People Loving People Mapping

 The People Loving People Mapping Project: Kindness Challenge from October 22 through November 21, 2014.


Any K-12 school in the country can participate.  The top-performing school in the country from all schools that map at least 500 acts of kindness bv 5 pm EST on Friday, November 21st (the end of Geography Awareness Week) will receive a $500 award to support geographic education for their school compliments of The Georgia Geographic Alliance and the Atlanta Community Mapping and Research Project.


We hope you will consider joining the mapping movement.  We are in the process of running a similar statewide mapping challenge for $500 to the top-performing GA school (ends this Friday) and teachers are loving it!   Please let me know if you have any questions, and we appreciate your support of geographic education and this nationwide project.  Do let me know how I might be able to help your Alliance spread the word!  I’ve attached a flier and cut-out cards that you can feel free to share and/or modify.


History Lab Resources from UMBC:


For those of you who love PBL you will love history labs, basically same concept.  The resource below is great with many lessons plans and labs.  It also has how to videos and a lab template.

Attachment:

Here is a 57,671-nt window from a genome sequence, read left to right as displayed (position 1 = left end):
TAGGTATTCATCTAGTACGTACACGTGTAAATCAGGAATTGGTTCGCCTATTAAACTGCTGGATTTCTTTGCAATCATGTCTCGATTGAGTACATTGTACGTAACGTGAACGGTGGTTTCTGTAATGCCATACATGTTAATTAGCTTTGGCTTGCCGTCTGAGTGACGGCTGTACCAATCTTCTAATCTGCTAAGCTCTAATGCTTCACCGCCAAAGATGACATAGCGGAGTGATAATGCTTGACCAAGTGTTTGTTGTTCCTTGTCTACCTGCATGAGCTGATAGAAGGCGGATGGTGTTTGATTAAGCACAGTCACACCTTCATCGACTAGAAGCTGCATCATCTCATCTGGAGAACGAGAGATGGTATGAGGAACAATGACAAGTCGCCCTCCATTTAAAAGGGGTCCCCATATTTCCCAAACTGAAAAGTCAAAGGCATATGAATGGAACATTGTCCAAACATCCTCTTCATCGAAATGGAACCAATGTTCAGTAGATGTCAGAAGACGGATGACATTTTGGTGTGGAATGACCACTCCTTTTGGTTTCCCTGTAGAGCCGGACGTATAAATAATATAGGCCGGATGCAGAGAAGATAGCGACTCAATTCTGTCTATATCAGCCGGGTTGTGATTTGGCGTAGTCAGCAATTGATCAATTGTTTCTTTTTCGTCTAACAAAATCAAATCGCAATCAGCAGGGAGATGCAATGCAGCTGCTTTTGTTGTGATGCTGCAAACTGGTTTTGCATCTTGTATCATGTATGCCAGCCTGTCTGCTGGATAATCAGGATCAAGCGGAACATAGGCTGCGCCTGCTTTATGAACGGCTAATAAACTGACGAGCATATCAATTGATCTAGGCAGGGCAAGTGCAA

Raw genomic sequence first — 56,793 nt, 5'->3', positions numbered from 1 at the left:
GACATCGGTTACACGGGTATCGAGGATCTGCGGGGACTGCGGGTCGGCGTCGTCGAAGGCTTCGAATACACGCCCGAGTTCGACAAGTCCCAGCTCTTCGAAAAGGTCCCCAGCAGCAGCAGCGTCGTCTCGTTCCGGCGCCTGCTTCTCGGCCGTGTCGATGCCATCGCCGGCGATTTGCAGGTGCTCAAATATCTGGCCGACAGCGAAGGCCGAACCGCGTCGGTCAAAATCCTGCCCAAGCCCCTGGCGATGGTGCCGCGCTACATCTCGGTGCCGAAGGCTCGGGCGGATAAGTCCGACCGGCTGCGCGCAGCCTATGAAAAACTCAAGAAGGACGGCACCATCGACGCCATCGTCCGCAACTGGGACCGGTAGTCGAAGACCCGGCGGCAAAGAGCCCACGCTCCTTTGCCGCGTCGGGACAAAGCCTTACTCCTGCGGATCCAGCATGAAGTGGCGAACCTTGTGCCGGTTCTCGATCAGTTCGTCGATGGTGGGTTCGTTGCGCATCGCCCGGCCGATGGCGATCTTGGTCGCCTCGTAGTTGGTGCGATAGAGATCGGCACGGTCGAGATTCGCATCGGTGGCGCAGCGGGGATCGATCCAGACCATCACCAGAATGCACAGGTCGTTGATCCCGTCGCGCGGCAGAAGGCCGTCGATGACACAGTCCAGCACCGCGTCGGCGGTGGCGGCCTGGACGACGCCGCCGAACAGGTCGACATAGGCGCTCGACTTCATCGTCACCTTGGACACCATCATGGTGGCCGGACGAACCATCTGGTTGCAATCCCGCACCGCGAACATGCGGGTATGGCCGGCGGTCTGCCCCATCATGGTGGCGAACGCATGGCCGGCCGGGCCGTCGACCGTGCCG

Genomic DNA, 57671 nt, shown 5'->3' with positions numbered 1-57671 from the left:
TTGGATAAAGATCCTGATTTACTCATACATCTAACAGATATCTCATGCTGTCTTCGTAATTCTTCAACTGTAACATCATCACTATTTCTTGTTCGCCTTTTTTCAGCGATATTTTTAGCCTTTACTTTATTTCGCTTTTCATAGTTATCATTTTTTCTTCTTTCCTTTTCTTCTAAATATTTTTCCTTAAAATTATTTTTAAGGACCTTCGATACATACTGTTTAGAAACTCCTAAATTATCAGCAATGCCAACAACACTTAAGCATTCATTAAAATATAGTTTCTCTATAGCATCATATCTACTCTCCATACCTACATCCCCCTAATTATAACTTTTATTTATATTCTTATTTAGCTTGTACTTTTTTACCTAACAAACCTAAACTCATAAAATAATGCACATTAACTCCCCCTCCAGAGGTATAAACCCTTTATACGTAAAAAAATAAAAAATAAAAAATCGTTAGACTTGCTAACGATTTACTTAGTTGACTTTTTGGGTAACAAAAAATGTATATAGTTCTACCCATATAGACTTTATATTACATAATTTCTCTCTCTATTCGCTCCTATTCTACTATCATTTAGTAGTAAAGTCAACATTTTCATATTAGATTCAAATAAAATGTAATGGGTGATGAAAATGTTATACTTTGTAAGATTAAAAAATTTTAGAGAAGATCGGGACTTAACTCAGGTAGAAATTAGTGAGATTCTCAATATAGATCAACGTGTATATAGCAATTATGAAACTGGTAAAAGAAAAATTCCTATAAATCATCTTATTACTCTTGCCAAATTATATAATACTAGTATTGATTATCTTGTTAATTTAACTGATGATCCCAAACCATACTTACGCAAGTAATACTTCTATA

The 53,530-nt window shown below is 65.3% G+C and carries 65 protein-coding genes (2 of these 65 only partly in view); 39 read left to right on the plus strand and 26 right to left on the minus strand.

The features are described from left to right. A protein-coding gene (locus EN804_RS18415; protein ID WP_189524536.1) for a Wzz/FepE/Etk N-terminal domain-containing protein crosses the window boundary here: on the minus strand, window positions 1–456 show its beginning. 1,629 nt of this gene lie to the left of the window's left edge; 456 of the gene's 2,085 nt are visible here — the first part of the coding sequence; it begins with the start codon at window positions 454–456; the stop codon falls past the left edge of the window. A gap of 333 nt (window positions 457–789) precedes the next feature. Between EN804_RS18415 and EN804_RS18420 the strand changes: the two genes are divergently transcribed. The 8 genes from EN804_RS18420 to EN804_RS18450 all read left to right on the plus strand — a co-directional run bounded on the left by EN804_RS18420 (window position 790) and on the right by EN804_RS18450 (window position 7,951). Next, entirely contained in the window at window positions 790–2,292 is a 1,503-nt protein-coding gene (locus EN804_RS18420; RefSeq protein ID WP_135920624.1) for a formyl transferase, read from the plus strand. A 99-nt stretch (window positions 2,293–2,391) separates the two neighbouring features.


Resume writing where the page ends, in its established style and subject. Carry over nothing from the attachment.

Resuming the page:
What is a History Lab?

A preponderance of research in the field of history education has demonstrated that effective teaching of the subject relies on active student learning of the reading, writing and analytical skills involved in historical inquiry. By actively investigating the past, rather than passively memorizing ready-made facts or accounts assembled by others, students strengthen their critical reading and writing skills, and improve their ability to handle and retain vital content information. They also develop a sense of control and ownership of the knowledge they assemble that fosters genuine and lasting interest in the subject.

In a History Lab, students:

  • Seek to answer an open-ended overarching questionthat permits multiple possible answers;
  • Analyze sourcesand apply information to develop answers to the overarching question;
  • Apply literacy skillsin the reading, evaluation and analysis of historical sources;
  • Critically examine source materials for authorship and purpose, significant information, context and subtext, and multiple or conflicting perspectives;
  • Apply grade-level and ability-appropriate interpretive skills;
  • Adjust or modify the overarching question itself, as necessary;
  • Develop present, defend, and refine their evidence-based answers.